Development, even redevelopment, isn’t unusual in the Kansas City area, but concrete examples of successfully working across state or county borders to do that are harder to come by. Yet that’s what happening at the district surrounding 47th and Mission.
For years, Oklahoma Joe’s was easily the most prominent landmark on that strip. Now, as the renamed Joe’s Kansas City, it’s getting competition as other restaurants build on the barbecue joint's national and international appeal. New eateries and business have moved in and started to revive the area that sits at the border of three cities and two counties.
Success didn’t come overnight
The cities of Kansas City, Kansas, Roeland Park, and Westwood created the 47th and Mission Road Committee way back in 1999. Heidi Holliday leads the Rosedale Development Association and sits on the committee. She says while having three cities at the table can be challenging, it’s paying off.
“Municipalities can be in their own bubbles,” says Holliday. “Urban planning works best when people are talking to each other.”
The committee came up with a plan for 47th Street, which also marks the Wyandotte-Johnson County line, more than a decade ago. It calls for pedestrian friendly, mixed-use development. That vision didn’t start taking shape until recently as the economy began to recover after the recession.
New businesses started moving into the area, taking over empty and run down spaces. Walmart Neighborhood Market bought the site of an aging Apple Market, kept the shell of building and made it virtually unrecognizable. Then Taco Republic overhauled a former gas station with bright teal paint, rustic wood paneling and open-air seating.
Malisa Monyakula lives in Westwood, and she opened the second location of Lulu’s Thai Noodle Shop on 47th Street.
She looked in Mission and Prairie Village, but she says the former auto repair shop is the perfect site for her restaurant.
“It’s a cool eclectic mix of different demographics and households,” says Monyakula.
While she likes being within walking distance from her house, she hit a few bumps with the 47th and Mission Committee. Her place had parking out front near the street, but she had to replace it with landscaping and move the parking to the back. She says for a small business like hers those costs can add up fast.
Though she’s quick to add other businesses moving in is good for everyone.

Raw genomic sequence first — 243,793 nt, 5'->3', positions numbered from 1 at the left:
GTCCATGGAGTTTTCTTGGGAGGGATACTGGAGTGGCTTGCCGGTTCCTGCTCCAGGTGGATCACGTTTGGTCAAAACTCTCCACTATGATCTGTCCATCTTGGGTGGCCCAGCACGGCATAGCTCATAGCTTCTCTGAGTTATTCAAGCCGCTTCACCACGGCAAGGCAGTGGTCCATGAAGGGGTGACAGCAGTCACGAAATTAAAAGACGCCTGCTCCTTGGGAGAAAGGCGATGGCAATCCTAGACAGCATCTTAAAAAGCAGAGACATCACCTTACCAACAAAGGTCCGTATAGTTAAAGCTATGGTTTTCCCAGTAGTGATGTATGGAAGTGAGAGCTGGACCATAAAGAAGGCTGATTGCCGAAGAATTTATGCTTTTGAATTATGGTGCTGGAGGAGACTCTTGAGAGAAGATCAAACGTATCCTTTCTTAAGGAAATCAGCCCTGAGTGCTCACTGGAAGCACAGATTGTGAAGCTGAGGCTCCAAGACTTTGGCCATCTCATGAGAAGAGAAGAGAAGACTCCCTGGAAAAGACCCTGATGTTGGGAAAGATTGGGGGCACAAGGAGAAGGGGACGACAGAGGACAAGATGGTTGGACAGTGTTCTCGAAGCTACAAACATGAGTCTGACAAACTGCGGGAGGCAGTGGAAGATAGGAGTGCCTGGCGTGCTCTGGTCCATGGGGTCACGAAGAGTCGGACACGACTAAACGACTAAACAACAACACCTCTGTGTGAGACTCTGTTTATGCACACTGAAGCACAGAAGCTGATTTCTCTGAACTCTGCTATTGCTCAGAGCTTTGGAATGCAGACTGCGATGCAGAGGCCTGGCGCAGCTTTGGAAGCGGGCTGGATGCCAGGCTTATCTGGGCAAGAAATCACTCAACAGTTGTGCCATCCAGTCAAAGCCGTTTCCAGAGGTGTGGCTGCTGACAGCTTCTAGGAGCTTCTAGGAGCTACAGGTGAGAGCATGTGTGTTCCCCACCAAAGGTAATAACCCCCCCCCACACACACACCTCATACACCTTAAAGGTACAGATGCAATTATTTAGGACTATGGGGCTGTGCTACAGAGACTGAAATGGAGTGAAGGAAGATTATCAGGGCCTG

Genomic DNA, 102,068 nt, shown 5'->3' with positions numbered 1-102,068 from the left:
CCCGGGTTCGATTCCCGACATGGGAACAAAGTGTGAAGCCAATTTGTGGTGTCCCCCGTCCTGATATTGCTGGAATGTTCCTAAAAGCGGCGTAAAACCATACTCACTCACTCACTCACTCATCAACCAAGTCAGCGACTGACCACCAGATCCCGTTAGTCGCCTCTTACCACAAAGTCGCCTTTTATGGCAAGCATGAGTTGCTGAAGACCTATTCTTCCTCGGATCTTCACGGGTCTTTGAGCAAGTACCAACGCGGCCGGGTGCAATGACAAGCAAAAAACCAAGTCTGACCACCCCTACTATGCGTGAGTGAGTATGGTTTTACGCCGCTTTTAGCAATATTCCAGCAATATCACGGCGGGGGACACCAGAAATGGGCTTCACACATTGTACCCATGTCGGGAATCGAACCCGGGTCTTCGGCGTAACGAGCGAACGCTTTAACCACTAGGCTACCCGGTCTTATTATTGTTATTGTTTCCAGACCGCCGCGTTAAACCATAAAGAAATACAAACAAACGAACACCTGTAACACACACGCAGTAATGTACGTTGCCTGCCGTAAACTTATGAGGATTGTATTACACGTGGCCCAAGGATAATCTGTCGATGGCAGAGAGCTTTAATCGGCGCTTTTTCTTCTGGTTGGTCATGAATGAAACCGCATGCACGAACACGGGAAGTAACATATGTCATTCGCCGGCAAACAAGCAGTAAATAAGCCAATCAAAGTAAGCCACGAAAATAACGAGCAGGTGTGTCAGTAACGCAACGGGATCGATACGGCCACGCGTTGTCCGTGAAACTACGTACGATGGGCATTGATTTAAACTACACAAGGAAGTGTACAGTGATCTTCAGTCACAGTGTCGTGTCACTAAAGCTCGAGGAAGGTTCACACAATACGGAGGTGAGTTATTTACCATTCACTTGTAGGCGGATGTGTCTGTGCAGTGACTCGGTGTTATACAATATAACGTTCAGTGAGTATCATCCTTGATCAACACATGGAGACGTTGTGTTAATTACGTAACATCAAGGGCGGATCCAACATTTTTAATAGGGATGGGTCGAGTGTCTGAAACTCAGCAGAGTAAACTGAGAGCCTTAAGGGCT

“The more businesses we have that are open and thriving the more people will be attracted to the area,” says Monyakula.
A split on tax incentives
Trucks pull into and out of the parking lot of the area’s most recent project — the renovation of a tired-looking strip mall. Lane4 Property Group Inc. bought the shopping center late last year. Lane4 is pumping $1.5 million into the shopping center to replace the leaking roof and update the façade.
Some tenants have already left the shopping center but others, like liquor store-owner Darrel Avers, plan to stay. He bought Fairway Liquor a year ago before the ownership change. Avers says it needed the updates.
“Otherwise it would have been in a rundown state.”
Lane 4’s Hunter Harris says developers don’t need to go to the outskirts of the suburbs to find customers.
“All of those customers for those merchants that we lease space to are already there,” says Harris. “And we find more often than not, they are clamoring for the opportunity to spend time at these centers if it’s an appealing place to shop.”
One thing that’s made the deal work for Lane 4’s bottom line is tax incentives. The Unified Government of Wyandotte County designated the site a "Community Improvement District," tacking on about an extra penny for every dollar spent shopping there. That money goes to the developer to help pay for the project. The UG is also offering property tax rebates on improvements at the shopping center under the Neighborhood Revitalization Act.
That’s something the cities of Westwood and Roeland Park don’t do, although they’re considering it.
Is this gentrification?
New shops and new restaurants are attracting people with money to spend to the area. But some residents on the Kansas City, Kansas side of the county line worry what that means for people on limited incomes, who are more likely to shop at Maj-R Thrift or Dollar General than spend money on a night out.
Maj-R Thrift isn’t going anywhere yet — it has a long-term lease in the shopping center.
Harris says it’s an investment in the neighborhood. He uses himself as a Fairway resident as example, saying more people from nearby suburbs will spend money and generate tax dollars.
“This center is one of the closest to me for good restaurants and other shopping, so our tax dollars will go into Kansas City, Kansas,” says Harris.
For his part, Avers, who’s changing his store's name to Northwood Liquor, says as the area grows he’s already seeing changes in what people buy. Less Budweiser and Coors — more wine and bourbon.
This look at the line between Wyandotte and Johnson Counties is part of KCUR's months-long examination of how geographic borders affect our daily lives in Kansas City. KCUR will go Beyond Our Borders and spark a community conversation through social outreach and innovative journalism.
We will share the history of these lines, how the borders affect the current Kansas City experience and what’s being done to bridge or dissolve them. Become a source for KCUR as we investigate Johnson and Wyandotte Counties.